The producers branch of AMPAS constitutes about 8 percent of the AMPAS membership.

“Gravity” has grossed $677 million worldwide for Warner Bros. while Fox Searchlight’s “12 Years” has cumed $53 million.

The next major milestone in this year’s awards race comes Saturday when the Directors Guild of America presents its top feature film award. Both Cuaron and McQueen are up for the award along with Paul Greengrass for “Captain Phillips,” David O. Russell for “American Hustle” and Martin Scorsese for “The Wolf of Wall Street.”

Kevin Spacey received the top laughs of the night with a dead-on impersonation of the late Johnny Carson before presenting “Modern Family” with its trophy. “Of all the awards shows, this is the one to be at because it’s not on TV,” he said.

“We Steal Secrets: The Story of WikiLeaks” tracks the organization founded by Julian Assange, and people involved in the collection and distribution of secret information and media by whistleblowers. Alex Gibney wrote and directed the film, which debuted at Sundance and was released this summer by Focus with a $166,000 gross in the U.S.

Here is the list of PGA winners:

The Darryl F. Zanuck Award for Outstanding Producer of Theatrical Motion Pictures:

“GRAVITY” (Warner Bros. Pictures) Producers: Alfonso Cuarón, David Heyman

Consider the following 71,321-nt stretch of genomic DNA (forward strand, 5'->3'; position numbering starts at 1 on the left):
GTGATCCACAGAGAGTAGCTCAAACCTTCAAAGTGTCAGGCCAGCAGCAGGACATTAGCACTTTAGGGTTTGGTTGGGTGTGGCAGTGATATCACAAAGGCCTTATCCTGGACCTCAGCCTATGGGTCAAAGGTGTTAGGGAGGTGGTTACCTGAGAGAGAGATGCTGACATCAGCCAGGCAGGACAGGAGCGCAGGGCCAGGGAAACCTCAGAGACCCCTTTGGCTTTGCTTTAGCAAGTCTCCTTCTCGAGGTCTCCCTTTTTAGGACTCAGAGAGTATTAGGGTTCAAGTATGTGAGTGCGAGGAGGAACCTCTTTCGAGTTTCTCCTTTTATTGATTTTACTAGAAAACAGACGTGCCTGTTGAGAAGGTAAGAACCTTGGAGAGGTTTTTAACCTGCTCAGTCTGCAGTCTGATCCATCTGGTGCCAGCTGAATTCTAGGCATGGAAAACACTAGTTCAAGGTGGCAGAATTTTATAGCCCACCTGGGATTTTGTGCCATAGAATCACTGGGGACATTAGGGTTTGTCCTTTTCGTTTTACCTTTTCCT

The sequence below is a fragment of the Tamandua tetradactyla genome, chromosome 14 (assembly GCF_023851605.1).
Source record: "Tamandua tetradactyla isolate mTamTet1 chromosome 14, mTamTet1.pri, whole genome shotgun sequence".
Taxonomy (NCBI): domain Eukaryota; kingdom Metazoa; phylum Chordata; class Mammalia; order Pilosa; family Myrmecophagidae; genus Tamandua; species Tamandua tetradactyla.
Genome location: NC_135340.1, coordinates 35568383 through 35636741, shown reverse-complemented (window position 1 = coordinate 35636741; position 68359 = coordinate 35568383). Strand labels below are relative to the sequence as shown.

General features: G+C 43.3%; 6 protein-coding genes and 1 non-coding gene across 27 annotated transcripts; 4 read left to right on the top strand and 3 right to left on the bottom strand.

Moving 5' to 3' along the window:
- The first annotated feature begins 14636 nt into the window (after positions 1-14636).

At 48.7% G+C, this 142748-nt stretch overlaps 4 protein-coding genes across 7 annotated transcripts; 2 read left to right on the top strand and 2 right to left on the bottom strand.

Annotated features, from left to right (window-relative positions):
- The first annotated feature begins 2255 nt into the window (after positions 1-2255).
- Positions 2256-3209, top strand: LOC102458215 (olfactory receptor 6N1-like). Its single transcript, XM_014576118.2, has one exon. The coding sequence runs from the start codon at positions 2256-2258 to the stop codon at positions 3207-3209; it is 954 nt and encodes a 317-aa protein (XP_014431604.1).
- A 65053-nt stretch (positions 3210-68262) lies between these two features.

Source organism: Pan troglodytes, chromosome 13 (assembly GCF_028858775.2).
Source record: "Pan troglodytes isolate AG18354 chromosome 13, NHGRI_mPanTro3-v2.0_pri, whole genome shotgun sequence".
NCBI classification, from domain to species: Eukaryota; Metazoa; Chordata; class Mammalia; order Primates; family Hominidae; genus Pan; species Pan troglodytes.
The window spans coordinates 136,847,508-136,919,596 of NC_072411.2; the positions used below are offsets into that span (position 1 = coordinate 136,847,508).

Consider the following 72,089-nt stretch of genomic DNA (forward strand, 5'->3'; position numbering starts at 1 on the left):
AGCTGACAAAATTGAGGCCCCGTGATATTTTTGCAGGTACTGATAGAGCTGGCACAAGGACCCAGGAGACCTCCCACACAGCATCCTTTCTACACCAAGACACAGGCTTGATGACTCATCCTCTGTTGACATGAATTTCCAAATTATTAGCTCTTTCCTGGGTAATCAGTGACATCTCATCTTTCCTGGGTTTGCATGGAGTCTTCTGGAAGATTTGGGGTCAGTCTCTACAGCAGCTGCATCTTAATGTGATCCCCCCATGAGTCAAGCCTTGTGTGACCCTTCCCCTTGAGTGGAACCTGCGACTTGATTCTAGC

“12 YEARS A SLAVE” (Fox Searchlight Pictures); Producers: Anthony Katagas, Jeremy Kleiner, Steve McQueen, Brad Pitt and Dede Gardner

The Award for Outstanding Producer of Animated Theatrical Motion Pictures:

“FROZEN” (Walt Disney Studios Motion Pictures); Producer: Peter Del Vecho WINNER

The Award for Outstanding Producer of Documentary Theatrical Motion Pictures:

“WE STEAL SECRETS: THE STORY OF WIKILEAKS” (Focus Features); Producers: Alexis Bloom, Alex Gibney, Marc Shmuger

Television Programs:

The David L. Wolper Award for Outstanding Producer of Long-Form Television:

“BEHIND THE CANDELABRA” (HBO); Producers: Susan Ekins, Gregory Jacobs, Michael Polaire, Jerry Weintraub

The Norman Felton Award for Outstanding Producer of Episodic Television, Drama: